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Zhou Xiaochuan after 15 years as head of the People’s Bank of China is retiring with his protégé Yi Gang taking over. Yi  is a technocrat with over 20 years  experience at the PBoC.

 PBOC Yi Gang

New PBOC Head Yi Gang

The National People’s Congress elected Yi Gang as Zhou's replacement on the weekend. The decision stays with the status quo as Yi is a strong proponent of Zhou’s management of financial risks and market reforms. One thing of note is that Yi's ability to shape policy will be more limited than that Zhou.

Zhou career began in academia and joined the PBOC in 1997 becoming deputy governor in 2007. What is unusual with his appointment is unlike his predecessors he does not have experience in industry or politics. Perhaps a sign of changing times with his approval as Yi has spent considerable time overseas, living for over a decade in the US as a student and professor.

Markets Like Continuity

His appointment is a popular one for the markets, in this era of continuity and chaos, remember the little matter of U.S. tariffs. His experience managing the operational details of monetary policy in China’s increasingly complex financial system is a calming factor. It's not all roses though Yi’ and other senior figures at the PBOC were left redfacednwhen the change to the renminbi fixing mechanism in August 2015 was interpreted so negatively by investors. Yi eventually was able to contain the damage at the emergency press conferences that ensued.

That crisis management helped him improve his communication skills and managing market expectations, (watching Bernanke would have also helped)  When the Fed last raised rates, the PBOC thoughfully gave the impression of following suit to minimize downward pressure on the renminbi. The power of perception as the actual monetary policy stance was unchanged. 

Yi said recently that liberalisation of the exchange rate and capital account should be continued. What will hamper Yi initially will be the PBOC’s lack of independence to set the direction of policy. Key reforms and changes in the PBOC’s main policy variables need approval by the State Council. It is true that the growing importance of open market operations (OMO) in determining monetary policy objectives  has allowed the PBOC more discretion. What is clear is the monetary stance and direction of financial sector reform are still dictated from the council.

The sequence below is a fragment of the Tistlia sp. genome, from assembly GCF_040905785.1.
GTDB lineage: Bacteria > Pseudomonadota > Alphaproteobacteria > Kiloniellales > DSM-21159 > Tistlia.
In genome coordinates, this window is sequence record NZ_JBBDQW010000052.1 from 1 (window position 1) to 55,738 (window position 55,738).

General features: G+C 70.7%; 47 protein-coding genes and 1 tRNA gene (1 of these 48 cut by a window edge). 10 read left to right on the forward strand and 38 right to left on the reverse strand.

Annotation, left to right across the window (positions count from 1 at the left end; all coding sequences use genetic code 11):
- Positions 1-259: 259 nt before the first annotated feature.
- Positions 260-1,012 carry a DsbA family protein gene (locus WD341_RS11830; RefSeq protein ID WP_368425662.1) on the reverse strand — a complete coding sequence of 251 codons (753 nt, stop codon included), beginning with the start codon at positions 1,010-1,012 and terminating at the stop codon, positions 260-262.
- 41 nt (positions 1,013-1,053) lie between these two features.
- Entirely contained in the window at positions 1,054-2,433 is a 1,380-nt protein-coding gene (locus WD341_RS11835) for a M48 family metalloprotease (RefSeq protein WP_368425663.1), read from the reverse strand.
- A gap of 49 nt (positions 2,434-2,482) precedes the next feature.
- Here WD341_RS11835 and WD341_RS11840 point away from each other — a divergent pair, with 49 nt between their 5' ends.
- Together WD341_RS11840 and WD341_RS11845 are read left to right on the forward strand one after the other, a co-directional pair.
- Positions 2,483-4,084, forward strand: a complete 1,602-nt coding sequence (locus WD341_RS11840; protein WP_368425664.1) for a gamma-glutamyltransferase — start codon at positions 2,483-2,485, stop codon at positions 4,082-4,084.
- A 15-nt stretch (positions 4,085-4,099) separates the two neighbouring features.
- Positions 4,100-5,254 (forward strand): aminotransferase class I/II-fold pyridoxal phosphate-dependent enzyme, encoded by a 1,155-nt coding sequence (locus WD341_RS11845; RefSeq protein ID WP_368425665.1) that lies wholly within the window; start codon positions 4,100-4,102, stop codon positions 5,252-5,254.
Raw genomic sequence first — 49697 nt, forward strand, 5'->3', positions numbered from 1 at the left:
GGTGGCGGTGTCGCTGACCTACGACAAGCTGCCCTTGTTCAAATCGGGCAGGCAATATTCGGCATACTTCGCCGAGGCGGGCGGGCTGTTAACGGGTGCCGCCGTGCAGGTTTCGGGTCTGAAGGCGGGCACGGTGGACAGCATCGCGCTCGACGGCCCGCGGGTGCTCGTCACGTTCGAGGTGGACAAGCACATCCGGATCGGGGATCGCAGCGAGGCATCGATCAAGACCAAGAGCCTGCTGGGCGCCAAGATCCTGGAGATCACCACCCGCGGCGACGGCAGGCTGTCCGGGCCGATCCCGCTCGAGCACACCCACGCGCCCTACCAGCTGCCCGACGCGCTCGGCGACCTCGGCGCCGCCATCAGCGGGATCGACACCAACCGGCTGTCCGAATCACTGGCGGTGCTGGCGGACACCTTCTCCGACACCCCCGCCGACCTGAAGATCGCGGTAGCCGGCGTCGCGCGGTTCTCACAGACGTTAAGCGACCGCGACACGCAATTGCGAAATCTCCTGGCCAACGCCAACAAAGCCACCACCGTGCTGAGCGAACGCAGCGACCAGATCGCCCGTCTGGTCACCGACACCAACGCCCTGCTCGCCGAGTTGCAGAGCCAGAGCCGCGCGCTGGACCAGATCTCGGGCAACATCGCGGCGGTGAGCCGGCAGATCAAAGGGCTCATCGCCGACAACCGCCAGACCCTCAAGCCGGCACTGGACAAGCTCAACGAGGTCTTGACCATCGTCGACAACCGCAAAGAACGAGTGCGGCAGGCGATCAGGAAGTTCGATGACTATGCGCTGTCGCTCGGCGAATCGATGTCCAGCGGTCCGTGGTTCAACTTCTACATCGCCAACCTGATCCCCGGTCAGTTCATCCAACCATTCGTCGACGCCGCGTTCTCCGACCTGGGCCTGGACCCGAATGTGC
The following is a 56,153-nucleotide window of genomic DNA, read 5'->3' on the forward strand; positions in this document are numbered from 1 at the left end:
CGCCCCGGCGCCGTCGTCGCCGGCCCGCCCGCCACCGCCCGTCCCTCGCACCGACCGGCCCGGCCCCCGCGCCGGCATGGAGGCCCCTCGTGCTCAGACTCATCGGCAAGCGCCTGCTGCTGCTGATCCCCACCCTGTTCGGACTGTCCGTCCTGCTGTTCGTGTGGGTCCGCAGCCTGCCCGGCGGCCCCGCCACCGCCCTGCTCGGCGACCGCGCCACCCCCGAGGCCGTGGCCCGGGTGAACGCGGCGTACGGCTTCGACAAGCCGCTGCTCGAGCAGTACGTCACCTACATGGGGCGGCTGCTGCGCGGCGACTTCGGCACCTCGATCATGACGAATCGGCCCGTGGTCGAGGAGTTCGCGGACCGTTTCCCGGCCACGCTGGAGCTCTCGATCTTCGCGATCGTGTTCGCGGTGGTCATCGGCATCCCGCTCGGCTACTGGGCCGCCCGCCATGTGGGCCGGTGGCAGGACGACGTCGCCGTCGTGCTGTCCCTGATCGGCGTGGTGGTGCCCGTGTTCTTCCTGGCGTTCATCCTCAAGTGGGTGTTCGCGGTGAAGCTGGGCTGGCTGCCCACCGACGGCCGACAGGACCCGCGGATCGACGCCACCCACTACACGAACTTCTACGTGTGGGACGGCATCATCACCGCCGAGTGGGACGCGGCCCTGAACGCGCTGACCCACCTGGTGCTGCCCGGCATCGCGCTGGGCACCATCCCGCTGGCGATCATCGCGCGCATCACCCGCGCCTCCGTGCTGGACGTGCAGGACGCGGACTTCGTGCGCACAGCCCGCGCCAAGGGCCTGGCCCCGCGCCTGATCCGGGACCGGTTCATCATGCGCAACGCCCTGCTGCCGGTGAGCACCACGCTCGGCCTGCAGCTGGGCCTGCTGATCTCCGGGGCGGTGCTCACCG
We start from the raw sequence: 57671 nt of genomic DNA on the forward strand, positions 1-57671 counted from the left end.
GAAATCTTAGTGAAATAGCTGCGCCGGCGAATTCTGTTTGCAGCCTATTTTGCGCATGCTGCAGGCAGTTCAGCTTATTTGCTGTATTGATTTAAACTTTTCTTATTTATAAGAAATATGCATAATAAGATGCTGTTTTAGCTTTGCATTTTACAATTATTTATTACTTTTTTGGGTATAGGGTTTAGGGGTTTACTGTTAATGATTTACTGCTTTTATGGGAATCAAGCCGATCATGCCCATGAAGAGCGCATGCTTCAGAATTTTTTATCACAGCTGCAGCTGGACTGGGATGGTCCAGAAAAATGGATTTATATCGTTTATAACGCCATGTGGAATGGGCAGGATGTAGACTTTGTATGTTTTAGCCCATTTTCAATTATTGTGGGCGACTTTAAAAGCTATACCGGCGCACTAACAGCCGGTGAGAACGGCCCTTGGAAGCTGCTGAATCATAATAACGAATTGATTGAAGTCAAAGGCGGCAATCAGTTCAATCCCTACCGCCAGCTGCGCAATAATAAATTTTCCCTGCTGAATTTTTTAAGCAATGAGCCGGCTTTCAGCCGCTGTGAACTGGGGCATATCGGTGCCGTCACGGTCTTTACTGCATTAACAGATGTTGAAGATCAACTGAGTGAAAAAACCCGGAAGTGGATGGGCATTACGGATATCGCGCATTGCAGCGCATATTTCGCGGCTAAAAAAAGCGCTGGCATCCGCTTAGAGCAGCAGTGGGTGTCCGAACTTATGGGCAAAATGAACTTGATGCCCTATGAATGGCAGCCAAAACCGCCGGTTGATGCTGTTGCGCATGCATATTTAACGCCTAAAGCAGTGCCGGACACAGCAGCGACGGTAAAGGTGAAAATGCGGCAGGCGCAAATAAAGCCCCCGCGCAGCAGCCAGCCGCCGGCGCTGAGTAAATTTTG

Zhou continually warning about the risks of keeping monetary policy too loose for too long but this was ignored in favour of propping up growth by the party leaders. Now the Party has more influence over the state meaning Yi will face even tighter constraints. It will take time for Yi to get anywhere near Zhou’s political muscle. 

Yi will be reporting to Liu He, Xi’s right-hand man on economic policy withLiu was appointed vice premier at the weekend also. The power balance between Zhou and Ma Kai, the outgoing vice premier responsible for the financial sector, was much more even. Of course when both the bank and the party have the same objectives to deleverage and tackle financial risks it is a mute discussion.

Xi has reasserted the supremacy of the Party over the state, this significance here is that even when Zhou with greater independence was unable to avert an unsustainable surge in debt levels, we s it will be much tougher for Yi should growth go south.

From The TradersCommunity Research Desk

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